92.0/ 91.0

77.0

91.0/ 93.0

93.0

93.0/ 89.0

Akoglu et al[9]

2005

75.6

80.4/

70.7

81.4

77.7/ 59.2

64.2

85.7/ 92.8

Leicher-Düber et al [10]

2008

85.0

90.0

74.0

90.0

94.0

90.0

Danninger et al[11]

2008

78.0

96.0

69.0

Steinkamp et al[12]

2008

85.0

97.5

75.0

93.0

83.0

94.0

Liao et al[13]

2012

66.0

52.0/ 65.0

78.0

93.0/ 81.0

Shetty et al [2]

2015

72.4

76.9

36.6

54.5

86.6

85.7

Park et al[14]

2016

87.7

85.5/ 84.4

44.8

48.3/ 41.4

Sohn et al[15]

2016

54.6

Machado et al [16]

2017

91.0

96.4

85.7

Own results

71.7

79.0

71.8

75.8

91.5

78.7

66.1

61.7

62.5

Abbreviations: DA, diagnostic accuracy; SENS, Sensitivity; SPEC, Specificity.


The diagnostic accuracy of ultrasound in the period between 1998 and 2005 was between 70.0% and 85.0%,[4] [5] [7] [8] [9] whereas in the period between 2008 and 2017 the values were between 76.9% and 97.5%.[2] [10] [11] [12] [14] [16] This is most likely due to the fact that the more recent devices have a much better resolution.

Clinical sensitivity was better in the period between 1998 and 2005 (64.0–82.1%)[5] [7] than in the more recent studies (36.6–75.0%).[2] [10] [12] This is due to the fact that, in the work of Shetty et al[2], only 36.6% were calculated. The comparability of Shetty to the remaining studies is limited because only 26 patients with oral cancer have been studied there.

The sensitivity of the CT/MRI was calculated to be much higher in the period between 1998 and 2005 (59.2–93.0%)[4] [6] [8] [9] than in the period between 2008 and 2017 (41.4–65.0%).[13] [14] [15] The studies of Liao, Park and Sohn[13] [14] [15] are not comparable with the period between 1998 and 2005 and our own results. Liao[13] only examined patients with cN0 status, which means that the lymph nodes do not carry any malignant cells. The study by Park et al[14] 2016 included only squamous cell carcinomas that were metastasized to the level VI. The study of Sohn[15] only examined squamous cell carcinomas of the oropharynx with no palpable cervical lymph nodes.

Otherwise, the results from the period between 1998 and 2005 are very similar to the results from between 2008 and 2017 and to our own work. Because of this fact, the whole period from 1998 to 2017 was compared with our own results ([Fig. 1]).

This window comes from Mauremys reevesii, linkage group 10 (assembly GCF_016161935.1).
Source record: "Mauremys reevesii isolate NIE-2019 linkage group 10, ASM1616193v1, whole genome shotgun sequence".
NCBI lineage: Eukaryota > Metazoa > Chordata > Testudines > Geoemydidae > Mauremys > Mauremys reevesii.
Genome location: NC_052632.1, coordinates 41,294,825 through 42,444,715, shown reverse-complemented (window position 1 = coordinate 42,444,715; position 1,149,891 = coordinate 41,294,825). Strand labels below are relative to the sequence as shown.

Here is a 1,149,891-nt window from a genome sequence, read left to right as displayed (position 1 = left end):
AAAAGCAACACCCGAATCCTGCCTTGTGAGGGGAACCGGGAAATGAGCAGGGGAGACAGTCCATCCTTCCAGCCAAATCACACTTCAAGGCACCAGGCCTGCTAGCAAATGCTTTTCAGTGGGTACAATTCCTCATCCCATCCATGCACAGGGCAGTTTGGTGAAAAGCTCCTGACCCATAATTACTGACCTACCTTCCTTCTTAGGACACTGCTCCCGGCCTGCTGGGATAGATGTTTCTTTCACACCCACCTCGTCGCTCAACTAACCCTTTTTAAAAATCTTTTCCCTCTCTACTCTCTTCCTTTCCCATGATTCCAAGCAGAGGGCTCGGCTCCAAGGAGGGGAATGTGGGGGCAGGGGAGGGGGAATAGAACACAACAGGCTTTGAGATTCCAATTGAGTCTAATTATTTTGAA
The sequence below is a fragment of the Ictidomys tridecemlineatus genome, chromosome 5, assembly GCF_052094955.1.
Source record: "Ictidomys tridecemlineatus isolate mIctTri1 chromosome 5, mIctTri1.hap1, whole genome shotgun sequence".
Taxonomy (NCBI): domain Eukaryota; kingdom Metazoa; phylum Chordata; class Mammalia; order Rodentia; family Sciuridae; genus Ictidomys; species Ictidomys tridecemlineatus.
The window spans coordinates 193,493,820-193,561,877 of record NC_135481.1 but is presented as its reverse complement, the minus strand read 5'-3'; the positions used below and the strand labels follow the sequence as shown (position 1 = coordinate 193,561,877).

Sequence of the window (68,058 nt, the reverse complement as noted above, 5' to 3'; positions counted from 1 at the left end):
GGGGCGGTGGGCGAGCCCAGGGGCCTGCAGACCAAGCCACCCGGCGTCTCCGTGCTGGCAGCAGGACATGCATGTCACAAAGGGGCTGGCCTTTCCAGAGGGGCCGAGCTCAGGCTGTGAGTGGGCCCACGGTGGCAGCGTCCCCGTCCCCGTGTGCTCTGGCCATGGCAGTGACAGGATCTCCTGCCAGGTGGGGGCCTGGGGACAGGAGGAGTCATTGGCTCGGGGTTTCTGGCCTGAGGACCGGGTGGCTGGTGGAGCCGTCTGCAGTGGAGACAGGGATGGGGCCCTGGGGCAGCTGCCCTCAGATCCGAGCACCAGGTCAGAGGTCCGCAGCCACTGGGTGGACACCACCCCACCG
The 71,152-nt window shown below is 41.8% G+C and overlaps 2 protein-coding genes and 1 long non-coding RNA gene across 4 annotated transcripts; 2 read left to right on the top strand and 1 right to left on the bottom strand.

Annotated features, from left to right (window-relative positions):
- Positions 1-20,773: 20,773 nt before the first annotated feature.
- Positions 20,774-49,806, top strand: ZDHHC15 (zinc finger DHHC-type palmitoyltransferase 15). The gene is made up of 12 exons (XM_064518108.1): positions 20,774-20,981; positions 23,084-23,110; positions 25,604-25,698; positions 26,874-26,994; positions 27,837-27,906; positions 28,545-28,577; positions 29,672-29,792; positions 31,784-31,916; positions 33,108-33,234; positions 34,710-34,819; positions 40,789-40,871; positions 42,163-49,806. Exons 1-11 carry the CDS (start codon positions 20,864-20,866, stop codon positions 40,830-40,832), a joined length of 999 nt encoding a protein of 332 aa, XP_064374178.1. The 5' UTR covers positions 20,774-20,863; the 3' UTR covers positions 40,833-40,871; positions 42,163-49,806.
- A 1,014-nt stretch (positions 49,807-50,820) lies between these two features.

Zoom Image
Fig. 1 Diagnostic accuracy of ultrasound (all values in %, publications from 1998–2017).

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Conclusion

Ultrasound has the highest sensitivity (91.5%), the best positive likelihood ratio (2.39), and the highest diagnostic accuracy (79.0%). Accordingly, ultrasound is very sensitive but has only a relatively low specificity (61.7%). In terms of test validity, ultrasound imaging provides the best results, which means that this method is the safest way to detect metastases.

With a positive predictive value of 76.7% and a negative predictive value of 84.1%, ultrasound also produces the best results compared with the other diagnostic tools. The individual treatment planning of the patient is therefore largely dependent on the result of the ultrasound and influences decisively the decision to perform a neck dissection.

According to a meta-analysis performed by the National Institutes of Health (NIH) in which 63 studies were examined and compared, the CT scan has a higher sensitivity than the MRI.[3] In addition to unsatisfactory sensitivity and specificity, the clinical study provides false-positive results in between 25 and 51% of the cases. Therefore, CT is a reliable diagnostic tool and plays an important role in the detection of neck metastases.[3] [10]

In addition, CT findings are usually seen twice and only then released. After a radiological resident has examined the CT scan, he is subsequently validated by a specialist and/or a senior physician. This fact improves the examination procedure and ensures fewer false diagnoses.

The clinical examination, ultrasound and MRI are superior to CT in terms of X-Ray exposure. However, recently, it was published that Gadolinium is enriched in areas of the brain.[17] [18] [19] Even though the effects have not yet been fully investigated, there is some potential damage by this investigation. Therefore, the CT scan is disadvantageous and MRI at least controversial compared with clinical examination and ultrasound.


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Conflicts of interests

The authors declare that there are no conflicts of interests.


Address for correspondence

Jens Eduard Meyer, MD, PhD
Asklepios Clinic St. Georg, Lohmühlenstraße 5
20099 Hamburg
Germany   

Publication History

Received: 30 August 2018

Accepted: 20 October 2019

Publication Date:
13 May 2020 (online)

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Zoom Image
Fig. 1 Diagnostic accuracy of ultrasound (all values in %, publications from 1998–2017).